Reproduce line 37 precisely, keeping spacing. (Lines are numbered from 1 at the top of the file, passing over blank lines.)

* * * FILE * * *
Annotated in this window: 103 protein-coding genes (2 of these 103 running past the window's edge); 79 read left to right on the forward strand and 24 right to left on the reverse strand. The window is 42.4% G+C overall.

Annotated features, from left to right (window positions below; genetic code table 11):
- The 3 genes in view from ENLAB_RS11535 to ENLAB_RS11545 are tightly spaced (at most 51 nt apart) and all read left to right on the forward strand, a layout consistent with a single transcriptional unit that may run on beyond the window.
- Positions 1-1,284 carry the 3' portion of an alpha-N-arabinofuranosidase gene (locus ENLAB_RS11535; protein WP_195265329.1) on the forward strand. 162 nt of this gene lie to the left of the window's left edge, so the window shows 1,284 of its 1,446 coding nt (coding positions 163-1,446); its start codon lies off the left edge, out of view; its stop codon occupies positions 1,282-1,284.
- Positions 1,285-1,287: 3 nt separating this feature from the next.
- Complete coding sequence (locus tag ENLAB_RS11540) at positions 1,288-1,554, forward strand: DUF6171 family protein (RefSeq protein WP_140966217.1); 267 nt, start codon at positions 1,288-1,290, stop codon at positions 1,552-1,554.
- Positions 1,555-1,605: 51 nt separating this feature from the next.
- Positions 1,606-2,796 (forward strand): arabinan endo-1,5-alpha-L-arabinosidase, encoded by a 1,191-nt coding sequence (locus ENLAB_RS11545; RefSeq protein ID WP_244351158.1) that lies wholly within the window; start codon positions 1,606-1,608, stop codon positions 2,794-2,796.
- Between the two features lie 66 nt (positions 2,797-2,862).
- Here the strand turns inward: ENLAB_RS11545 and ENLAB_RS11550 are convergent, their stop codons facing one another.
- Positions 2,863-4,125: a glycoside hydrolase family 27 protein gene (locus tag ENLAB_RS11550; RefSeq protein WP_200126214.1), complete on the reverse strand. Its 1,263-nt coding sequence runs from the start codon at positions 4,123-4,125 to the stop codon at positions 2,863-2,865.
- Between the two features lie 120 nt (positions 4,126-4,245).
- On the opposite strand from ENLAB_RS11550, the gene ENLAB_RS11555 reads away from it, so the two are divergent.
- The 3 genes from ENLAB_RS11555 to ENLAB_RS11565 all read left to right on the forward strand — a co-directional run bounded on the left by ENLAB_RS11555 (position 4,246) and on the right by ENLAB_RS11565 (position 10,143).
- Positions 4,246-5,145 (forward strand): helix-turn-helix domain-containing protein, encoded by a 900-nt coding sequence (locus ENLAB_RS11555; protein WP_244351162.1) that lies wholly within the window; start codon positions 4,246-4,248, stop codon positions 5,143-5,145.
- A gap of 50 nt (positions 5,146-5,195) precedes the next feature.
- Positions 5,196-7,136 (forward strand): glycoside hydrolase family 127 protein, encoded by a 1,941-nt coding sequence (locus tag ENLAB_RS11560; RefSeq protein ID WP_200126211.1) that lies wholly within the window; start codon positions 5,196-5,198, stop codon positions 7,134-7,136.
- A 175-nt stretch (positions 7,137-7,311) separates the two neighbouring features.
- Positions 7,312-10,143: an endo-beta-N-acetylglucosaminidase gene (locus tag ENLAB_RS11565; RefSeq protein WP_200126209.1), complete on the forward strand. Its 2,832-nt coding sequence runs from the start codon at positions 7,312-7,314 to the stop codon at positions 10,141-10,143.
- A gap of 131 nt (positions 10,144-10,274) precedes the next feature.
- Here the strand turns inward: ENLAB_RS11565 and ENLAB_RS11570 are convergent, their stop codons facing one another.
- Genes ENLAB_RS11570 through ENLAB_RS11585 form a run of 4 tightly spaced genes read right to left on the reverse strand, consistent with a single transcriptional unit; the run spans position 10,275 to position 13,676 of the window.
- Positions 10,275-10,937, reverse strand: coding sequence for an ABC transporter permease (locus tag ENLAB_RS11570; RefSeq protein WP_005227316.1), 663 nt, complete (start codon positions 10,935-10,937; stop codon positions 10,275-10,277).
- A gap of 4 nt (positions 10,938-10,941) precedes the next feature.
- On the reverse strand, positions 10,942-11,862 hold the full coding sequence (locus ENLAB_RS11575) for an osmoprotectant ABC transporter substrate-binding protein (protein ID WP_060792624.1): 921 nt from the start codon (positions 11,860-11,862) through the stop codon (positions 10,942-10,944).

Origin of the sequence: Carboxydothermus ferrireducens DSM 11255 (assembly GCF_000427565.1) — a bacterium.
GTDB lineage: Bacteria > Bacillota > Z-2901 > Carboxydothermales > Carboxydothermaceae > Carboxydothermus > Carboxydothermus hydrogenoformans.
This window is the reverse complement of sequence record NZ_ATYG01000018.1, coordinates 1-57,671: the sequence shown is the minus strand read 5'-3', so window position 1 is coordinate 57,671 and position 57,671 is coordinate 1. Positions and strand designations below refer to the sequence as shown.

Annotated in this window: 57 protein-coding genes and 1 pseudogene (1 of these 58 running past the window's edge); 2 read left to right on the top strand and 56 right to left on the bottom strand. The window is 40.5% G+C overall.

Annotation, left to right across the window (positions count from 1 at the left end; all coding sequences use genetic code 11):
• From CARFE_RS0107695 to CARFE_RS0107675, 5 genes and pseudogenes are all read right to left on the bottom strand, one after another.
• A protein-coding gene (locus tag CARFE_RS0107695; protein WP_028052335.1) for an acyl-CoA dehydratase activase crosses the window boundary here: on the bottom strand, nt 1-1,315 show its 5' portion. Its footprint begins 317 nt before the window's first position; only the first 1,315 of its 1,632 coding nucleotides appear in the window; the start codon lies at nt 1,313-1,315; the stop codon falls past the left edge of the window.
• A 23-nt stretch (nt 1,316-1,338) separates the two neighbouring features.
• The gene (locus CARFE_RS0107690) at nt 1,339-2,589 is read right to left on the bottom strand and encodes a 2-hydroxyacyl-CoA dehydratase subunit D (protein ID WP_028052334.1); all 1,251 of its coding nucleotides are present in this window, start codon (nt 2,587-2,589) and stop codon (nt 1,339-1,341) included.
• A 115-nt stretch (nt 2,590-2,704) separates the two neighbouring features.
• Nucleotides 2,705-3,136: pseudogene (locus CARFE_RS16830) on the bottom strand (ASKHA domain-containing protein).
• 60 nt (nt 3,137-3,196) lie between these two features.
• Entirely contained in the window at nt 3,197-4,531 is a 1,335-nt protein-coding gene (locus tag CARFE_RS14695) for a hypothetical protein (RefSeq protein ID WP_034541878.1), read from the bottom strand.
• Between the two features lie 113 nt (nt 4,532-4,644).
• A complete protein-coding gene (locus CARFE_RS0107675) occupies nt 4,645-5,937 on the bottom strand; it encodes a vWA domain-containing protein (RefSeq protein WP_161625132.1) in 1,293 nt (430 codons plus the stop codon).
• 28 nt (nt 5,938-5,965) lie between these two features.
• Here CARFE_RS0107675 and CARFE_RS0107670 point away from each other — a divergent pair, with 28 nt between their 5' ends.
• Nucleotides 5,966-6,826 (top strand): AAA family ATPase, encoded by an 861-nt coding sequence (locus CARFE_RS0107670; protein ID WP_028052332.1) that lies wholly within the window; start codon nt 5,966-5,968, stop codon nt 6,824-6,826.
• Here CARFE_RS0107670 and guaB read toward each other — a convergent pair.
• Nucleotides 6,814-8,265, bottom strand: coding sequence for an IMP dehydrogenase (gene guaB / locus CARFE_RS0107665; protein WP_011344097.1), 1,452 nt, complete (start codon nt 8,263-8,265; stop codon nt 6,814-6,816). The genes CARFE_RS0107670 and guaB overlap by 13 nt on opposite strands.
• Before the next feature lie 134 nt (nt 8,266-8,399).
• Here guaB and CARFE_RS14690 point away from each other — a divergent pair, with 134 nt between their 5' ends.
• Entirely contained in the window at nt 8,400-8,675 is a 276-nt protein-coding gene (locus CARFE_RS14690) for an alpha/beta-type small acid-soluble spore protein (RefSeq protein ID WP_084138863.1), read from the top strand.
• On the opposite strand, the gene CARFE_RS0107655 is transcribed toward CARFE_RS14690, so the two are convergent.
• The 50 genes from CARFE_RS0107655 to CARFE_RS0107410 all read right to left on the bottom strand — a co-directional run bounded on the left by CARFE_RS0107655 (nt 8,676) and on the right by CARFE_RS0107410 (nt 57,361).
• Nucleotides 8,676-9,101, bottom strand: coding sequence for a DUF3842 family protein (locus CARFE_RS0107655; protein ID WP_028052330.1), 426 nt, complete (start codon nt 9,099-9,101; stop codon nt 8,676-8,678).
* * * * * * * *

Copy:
• 60 nt (nt 3,137-3,196) lie between these two features.